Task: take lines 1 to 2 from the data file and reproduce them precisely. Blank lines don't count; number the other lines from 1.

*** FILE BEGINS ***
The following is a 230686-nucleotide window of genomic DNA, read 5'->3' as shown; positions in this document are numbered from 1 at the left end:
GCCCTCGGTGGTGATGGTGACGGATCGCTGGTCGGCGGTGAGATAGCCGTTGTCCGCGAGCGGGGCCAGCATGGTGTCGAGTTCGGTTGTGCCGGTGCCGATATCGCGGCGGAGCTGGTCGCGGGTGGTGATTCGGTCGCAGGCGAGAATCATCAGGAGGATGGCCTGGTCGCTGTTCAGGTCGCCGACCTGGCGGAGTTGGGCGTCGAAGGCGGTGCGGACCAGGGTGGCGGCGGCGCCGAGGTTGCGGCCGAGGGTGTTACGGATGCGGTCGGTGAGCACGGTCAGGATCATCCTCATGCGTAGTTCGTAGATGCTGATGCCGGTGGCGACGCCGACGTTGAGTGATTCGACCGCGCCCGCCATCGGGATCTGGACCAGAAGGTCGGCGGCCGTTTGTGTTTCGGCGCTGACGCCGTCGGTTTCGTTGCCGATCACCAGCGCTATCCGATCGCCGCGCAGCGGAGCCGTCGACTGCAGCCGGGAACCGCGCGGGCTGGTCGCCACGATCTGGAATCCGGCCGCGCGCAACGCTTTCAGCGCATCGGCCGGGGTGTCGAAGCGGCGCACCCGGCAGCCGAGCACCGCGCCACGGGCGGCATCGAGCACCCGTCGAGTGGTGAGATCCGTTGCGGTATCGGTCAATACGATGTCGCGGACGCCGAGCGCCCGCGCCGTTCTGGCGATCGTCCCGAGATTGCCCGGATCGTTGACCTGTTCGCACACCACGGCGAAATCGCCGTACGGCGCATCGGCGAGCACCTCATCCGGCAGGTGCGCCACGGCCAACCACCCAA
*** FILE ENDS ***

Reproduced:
The following is a 230686-nucleotide window of genomic DNA, read 5'->3' as shown; positions in this document are numbered from 1 at the left end:
GCCCTCGGTGGTGATGGTGACGGATCGCTGGTCGGCGGTGAGATAGCCGTTGTCCGCGAGCGGGGCCAGCATGGTGTCGAGTTCGGTTGTGCCGGTGCCGATATCGCGGCGGAGCTGGTCGCGGGTGGTGATTCGGTCGCAGGCGAGAATCATCAGGAGGATGGCCTGGTCGCTGTTCAGGTCGCCGACCTGGCGGAGTTGGGCGTCGAAGGCGGTGCGGACCAGGGTGGCGGCGGCGCCGAGGTTGCGGCCGAGGGTGTTACGGATGCGGTCGGTGAGCACGGTCAGGATCATCCTCATGCGTAGTTCGTAGATGCTGATGCCGGTGGCGACGCCGACGTTGAGTGATTCGACCGCGCCCGCCATCGGGATCTGGACCAGAAGGTCGGCGGCCGTTTGTGTTTCGGCGCTGACGCCGTCGGTTTCGTTGCCGATCACCAGCGCTATCCGATCGCCGCGCAGCGGAGCCGTCGACTGCAGCCGGGAACCGCGCGGGCTGGTCGCCACGATCTGGAATCCGGCCGCGCGCAACGCTTTCAGCGCATCGGCCGGGGTGTCGAAGCGGCGCACCCGGCAGCCGAGCACCGCGCCACGGGCGGCATCGAGCACCCGTCGAGTGGTGAGATCCGTTGCGGTATCGGTCAATACGATGTCGCGGACGCCGAGCGCCCGCGCCGTTCTGGCGATCGTCCCGAGATTGCCCGGATCGTTGACCTGTTCGCACACCACGGCGAAATCGCCGTACGGCGCATCGGCGAGCACCTCATCCGGCAGGTGCGCCACGGCCAACCACCCAA